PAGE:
How do you finance the purchase?

The estate agent and any professionals involved in the sale will be interested to know how you intend on financing the purchase. This could be with cash, but the majority of property purchased in England and Wales is through a mortgage/property loan. There are no restrictions on foreigners securing a UK mortgage to help finance a purchase although you might encounter stricter requirements, the obligation to pay a larger deposit and higher interest rates.

What type of legal “estate” to the property are you intending on buying?

Generally, property is either sold with freehold title (you possess it absolutely) or leasehold title (borne out of freehold property which you possess for a number of years) – both are estates in land. A number of other legal interests and beneficial interests also exist but these are not covered here.

His Majesty’s Land Registry holds a register of all legal titles. If your offer price is accepted your legal advisor will review the relevant register of legal title for that property to see if the property you are buying is being sold subject to any incumbrances. Pre-contract enquiries will also normally be raised with the seller to ensure there are no over-riding third party interests in the property that may not have been obvious from your site visit.

If more than one purchaser wants to own the property, how will that property be held?

The legal title to property can be held by up to four legal owners. 

There may be tax advantages or disadvantages to how you decide to hold property as legal owner and whether that is by individuals or corporate entities or a combination of both. It is important to take independent tax advice at an early stage. 

Where the property is intended to be held by co-owners, consider whether the legal title should be held by the co-owners as “joint tenants” (the beneficial ownership of each pass on death to the other co-owners) or as “tenants in common” (the beneficial share owned, passes on death to their estate or dealt with under their will).

What happens next?

You have found a property and your offer price has been accepted and you have decided who will hold the legal title to the property. What happens next?

You will need to instruct a solicitor or conveyancer to carry out the relevant due diligence, raise enquiries, carry out the usual pre-contract searches and advise you on potential tax liability. You will need to pass the usual “know your client” due diligence before the legal work gets underway so be prepared to locate the relevant documents needed for the usual money laundering and other checks.

When purchasing a freehold or leasehold subject to a premium, a contract is usually drafted and negotiated between the parties. Once it is agreed, the contract is “exchanged” at which point a deposit is paid to the seller’s solicitor (usually around 5 to 10% of the purchase price). Once a contract is exchanged both parties are bound to perform the contract (sell and buy) pursuant to the terms of the contract.  “Completion” of the transaction happens on a date set out in the contract and is typically a month later but can be sooner or much later, depending on whether the contract is subject to conditions being satisfied.

Upon completion of the transfer of freehold or long leasehold property, the balance of the purchase price will become payable. For new short leases of both commercial and residential properties, once the new lease is dated, the matter has completed and the landlord will send the new tenant an invoice for rent, service charges and insurance as per the terms of the lease.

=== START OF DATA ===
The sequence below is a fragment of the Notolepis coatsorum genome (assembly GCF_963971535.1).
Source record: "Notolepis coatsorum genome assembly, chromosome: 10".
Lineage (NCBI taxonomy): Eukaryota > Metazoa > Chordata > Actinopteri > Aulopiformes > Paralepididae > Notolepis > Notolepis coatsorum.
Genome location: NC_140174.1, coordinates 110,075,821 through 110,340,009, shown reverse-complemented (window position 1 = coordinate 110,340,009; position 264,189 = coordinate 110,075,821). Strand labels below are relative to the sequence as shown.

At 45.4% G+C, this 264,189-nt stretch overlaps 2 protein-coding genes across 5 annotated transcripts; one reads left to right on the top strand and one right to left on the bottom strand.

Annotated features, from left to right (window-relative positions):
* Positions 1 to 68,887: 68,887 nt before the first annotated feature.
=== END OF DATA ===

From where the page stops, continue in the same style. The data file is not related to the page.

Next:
The buyers’/tenants’ solicitor will need to make an application to His Majesty’s Land Registry to register the transfer/new lease. The legal title will not pass until the registration is complete. 

What taxes need to be considered when taking a leasehold title or a freehold title?

The tax treatment from owning a freehold or leasehold in the UK will largely be dependent on why the individual or corporate entity holds the property.  A purchaser may buy or lease a property to reside in, occupy premises to conduct their own trade from, own to develop in order to realise a rental income or buy as an investment to develop and sell on for a profit.  Different taxes apply at each stage so it is important to speak with a tax specialist early on, depending on what plans you have for the property. 

One tax that is payable within 14 days of completion of a lease or property transfer in England  (unless one of the limited reliefs or an exemption applies) is stamp duty land tax (“SDLT”).

For residential properties see the following rates below. However, a surcharge of an additional 3% is payable on top if the purchaser already owns property elsewhere:

Property or lease premium or transfer valueSDLT rate
Up to £250,000Zero
The next £675,000 (the portion from £250,001 to £925,000)5%
The next £575,000 (the portion from £925,001 to £1.5 million)10%
The remaining amount (the portion above £1.5 million)12%

When buying a new leasehold property, any premium will be subject to tax under the above. However, if the total rent over the life of the lease (known as the ‘net present value’) is more than the SDLT threshold (currently £250,000), you’ll pay SDLT at 1% on the portion over £250,000. This does not apply to existing (‘assigned’) leases.

If you’re not present in the UK for at least 183 days (6 months) during the 12 months before your purchase, you are ‘not a UK resident’ for the purposes of SDLT. You will usually pay a 2% surcharge if you’re buying a residential property in England or Northern Ireland. For more information on this, please read our article: Overseas buyers thinking of purchasing a residential property in England or Northern Ireland in 2021?